I can construct a dot plot for a set of data.
I can construct a histogram for a set of data.
I can calculate the five-number summary for a set of data.
I can construct a box plot based on the five-number summary.
I can describe the center of the data distribution (mean or median).
I can choose the histogram with the largest mean when shown several histograms.
I can describe the spread of the data distribution (interquartile range or standard deviation).
I can choose the histogram with the greatest standard deviation when shown several histograms.
I can choose the box-and-whisker plot with the greatest interquartile range when shown several box-and-whiskers plots.
I can compare the distributions of two or more data sets by examining their shapes, centers, and spreads when drawn on the same scale.
I can interpret the differences in the shape, center, and spread of a data set in the context of a problem.
I can identify outliers for the data set.
I can predict the effect an outlier will have on the shape, center, and spread of a data set.
I can decide whether to include the outliers as part of the data set or to remove them.
I can read and interpret the data displayed in a two-way frequency table.
I can write clear summaries of data displayed in a two-way frequency table.
I can calculate percentages using the ratios in a two-way frequency table to yield relative frequencies.
I can calculate join, marginal, and conditional relative frequencies.
I can interpret and explain the meaning of relative frequencies in the context of a problem.
I can make appropriate displays of joint, marginal, and conditional distributions.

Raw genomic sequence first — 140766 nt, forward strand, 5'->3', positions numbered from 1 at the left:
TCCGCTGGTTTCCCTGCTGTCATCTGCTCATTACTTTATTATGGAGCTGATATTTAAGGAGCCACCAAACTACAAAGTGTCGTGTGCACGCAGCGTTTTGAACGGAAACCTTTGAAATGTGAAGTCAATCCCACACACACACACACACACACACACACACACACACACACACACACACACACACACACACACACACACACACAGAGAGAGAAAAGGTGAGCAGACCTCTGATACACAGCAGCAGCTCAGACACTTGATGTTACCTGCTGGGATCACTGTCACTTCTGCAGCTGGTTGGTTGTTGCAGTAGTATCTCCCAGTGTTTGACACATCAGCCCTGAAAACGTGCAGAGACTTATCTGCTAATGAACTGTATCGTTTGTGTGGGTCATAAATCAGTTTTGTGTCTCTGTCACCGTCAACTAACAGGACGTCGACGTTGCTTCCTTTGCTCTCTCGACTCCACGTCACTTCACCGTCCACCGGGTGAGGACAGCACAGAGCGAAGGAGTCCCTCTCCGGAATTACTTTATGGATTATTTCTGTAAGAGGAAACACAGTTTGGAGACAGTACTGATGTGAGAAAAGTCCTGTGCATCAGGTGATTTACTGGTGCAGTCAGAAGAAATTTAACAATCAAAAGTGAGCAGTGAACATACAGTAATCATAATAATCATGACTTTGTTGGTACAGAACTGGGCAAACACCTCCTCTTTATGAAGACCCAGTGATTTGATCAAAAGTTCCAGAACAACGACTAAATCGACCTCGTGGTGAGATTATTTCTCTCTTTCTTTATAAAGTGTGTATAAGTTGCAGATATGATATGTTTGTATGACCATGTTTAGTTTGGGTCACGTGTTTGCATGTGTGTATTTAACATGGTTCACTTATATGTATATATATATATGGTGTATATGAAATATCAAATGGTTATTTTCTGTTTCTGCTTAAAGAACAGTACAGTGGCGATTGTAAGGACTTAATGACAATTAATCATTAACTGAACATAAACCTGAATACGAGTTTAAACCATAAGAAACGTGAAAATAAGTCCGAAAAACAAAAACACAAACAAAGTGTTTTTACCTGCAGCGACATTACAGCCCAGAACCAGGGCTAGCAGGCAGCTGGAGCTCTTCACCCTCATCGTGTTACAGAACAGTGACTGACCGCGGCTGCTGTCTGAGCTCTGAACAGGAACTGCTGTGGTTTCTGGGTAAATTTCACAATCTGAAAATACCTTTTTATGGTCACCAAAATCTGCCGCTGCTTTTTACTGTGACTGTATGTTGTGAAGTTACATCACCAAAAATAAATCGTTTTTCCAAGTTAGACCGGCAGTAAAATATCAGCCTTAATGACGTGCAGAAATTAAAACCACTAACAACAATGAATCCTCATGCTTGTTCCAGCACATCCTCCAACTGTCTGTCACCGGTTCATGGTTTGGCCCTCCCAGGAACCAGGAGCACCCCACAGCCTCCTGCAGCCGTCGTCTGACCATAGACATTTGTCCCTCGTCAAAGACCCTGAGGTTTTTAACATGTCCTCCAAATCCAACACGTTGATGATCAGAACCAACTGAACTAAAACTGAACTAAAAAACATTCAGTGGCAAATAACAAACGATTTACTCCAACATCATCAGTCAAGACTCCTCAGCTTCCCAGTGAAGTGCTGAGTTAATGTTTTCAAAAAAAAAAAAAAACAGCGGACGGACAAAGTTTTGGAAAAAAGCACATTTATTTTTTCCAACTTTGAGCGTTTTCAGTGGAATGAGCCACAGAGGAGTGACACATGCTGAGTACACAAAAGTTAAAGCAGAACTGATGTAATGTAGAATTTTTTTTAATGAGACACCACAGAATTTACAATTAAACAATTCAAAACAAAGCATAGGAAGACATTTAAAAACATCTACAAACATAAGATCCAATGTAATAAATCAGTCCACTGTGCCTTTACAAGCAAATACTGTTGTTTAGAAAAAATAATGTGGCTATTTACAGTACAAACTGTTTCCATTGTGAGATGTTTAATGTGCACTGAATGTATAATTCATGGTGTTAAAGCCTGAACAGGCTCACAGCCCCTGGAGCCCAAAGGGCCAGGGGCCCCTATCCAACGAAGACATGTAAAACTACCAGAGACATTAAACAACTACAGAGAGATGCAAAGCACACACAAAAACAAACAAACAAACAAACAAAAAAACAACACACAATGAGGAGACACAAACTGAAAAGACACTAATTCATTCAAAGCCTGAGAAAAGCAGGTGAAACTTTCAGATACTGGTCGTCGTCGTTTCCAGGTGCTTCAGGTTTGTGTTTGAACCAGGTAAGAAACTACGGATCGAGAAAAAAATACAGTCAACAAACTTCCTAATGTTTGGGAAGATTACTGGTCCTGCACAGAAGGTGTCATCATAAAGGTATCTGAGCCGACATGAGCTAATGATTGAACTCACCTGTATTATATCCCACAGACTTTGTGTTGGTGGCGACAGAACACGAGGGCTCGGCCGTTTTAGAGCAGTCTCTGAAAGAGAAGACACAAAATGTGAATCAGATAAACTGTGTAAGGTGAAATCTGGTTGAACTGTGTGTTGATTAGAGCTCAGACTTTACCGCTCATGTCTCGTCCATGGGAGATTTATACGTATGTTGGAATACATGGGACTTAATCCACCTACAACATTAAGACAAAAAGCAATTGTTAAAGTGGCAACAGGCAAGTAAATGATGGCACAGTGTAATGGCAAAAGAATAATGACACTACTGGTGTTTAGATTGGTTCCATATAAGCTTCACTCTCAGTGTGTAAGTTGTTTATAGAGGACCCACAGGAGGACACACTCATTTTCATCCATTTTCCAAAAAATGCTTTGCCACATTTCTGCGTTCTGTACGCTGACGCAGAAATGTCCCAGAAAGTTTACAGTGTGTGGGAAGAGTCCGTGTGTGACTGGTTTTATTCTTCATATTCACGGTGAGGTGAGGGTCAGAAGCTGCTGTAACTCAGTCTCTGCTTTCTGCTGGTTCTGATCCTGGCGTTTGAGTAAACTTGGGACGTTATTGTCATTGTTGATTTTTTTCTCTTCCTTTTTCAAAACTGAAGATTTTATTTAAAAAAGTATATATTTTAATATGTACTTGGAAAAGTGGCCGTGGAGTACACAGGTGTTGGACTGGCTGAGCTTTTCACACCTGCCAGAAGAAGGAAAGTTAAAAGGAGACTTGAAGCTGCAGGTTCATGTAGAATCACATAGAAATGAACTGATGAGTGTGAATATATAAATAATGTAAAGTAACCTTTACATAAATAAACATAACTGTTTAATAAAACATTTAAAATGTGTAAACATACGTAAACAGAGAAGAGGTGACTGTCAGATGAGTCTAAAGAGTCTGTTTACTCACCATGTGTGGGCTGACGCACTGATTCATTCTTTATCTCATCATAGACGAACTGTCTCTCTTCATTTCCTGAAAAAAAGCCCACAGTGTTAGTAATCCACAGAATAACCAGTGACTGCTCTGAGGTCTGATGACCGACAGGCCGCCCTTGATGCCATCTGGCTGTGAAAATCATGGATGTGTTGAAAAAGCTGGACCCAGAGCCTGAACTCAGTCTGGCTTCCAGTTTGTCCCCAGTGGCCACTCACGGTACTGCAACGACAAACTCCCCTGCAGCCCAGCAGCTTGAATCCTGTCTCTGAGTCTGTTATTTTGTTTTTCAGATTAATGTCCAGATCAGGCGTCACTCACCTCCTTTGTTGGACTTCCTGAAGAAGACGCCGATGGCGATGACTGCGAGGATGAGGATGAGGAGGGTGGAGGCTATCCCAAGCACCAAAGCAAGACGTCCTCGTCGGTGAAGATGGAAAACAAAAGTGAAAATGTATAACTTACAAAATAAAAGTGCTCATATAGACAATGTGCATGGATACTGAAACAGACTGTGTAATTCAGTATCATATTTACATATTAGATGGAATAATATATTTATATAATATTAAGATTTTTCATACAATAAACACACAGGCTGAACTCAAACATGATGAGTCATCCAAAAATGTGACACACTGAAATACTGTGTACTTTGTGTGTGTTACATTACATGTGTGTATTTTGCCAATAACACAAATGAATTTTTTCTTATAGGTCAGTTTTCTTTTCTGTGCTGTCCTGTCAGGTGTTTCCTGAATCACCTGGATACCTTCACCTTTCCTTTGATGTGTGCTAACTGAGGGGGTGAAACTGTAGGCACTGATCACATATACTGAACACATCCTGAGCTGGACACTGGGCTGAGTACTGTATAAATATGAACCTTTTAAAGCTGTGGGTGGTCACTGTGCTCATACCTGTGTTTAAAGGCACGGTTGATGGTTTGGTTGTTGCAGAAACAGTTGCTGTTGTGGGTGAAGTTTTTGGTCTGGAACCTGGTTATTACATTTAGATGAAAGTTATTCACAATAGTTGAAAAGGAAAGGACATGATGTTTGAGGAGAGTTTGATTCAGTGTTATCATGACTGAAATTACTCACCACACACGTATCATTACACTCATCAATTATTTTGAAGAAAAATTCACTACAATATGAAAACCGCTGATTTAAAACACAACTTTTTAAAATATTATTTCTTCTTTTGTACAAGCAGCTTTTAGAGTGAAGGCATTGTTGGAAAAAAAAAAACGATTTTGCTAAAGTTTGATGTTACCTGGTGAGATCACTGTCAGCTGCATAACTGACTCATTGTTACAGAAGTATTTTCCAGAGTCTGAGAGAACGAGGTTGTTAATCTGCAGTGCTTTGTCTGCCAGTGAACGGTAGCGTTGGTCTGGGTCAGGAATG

I can describe patterns observed in the data.
I can recognize the association between two variables by comparing conditional and marginal percentages.
Corresponding Big Ideas
In what ways can the choice of units, quantities, and levels of accuracy impact a solution?
Interpret numbers as quantities with appropriate units, scales, and levels of accuracy to effectively model and make sense of real world problems.
What types of patterns do different graphical displays reveal about data sets? How do we interpret those patterns within the context of the data?
Use various graphical displays of data to reveal important patterns of data in a set and interpret those patterns in the context of the data.
How do you decide which measure of center to use when summarizing a set of data?
Compute measures of center and variability for sets of data and interpret the meaning of those statistics.
What effect do transformations have on the shape, center, and spread of distributions?
Transform distributions by adding a constant or my multiplying by a positive constant and recognize how those transformations affect shape, center, and spread of distributions.
Dot plot, histogram, box plot, 5-number summary, median, lower quartile, upper quartile, minimum value, maximum value, frequency, interval, scale, distribution, shape, center, spread, mean, interquartile range, standard deviation, data distribution, outlier, scatter plot, linear, two-way frequency table, relative frequency, joint relative frequency, marginal relative frequency, conditional relative frequency
SWBAT define and give examples of vocabulary specific to the standards:
dot plot data distribution
box plot two-way frequency table
5-number summary relative frequencies
median scatter plot
lower quartile frequency
upper quartile scale
minimum value maximum value
mean interquartile range
SWBAT use visuals to explain the processes of constructing dot plots, histograms, and box plots.
SWBAT give a step-by-step process of how to compare measures of center and spread for two or more data sets using a series of related sentences.
SWBAT use visuals to explain the differences in shape, center, and spread for data sets while accounting for possible effects of outliers.
SWBAT use visuals to explain possible associations and trends in the data.
SWBAT use drawings on the number line, solve word problems involving dot plots, histograms, and box plots.
S-ID.1, 2, 3
SWBAT create original contexts to match data sets.
SWBAT explain how they used manipulatives to represent a number of objects to a partner.
SWBAT persuade a partner that his/her measure of spread is the most accurate given the context of the data.
SWBAT use number lines and technology, etc. to demonstrate and explain differences in shape, center, and spread (including outliers when appropriate).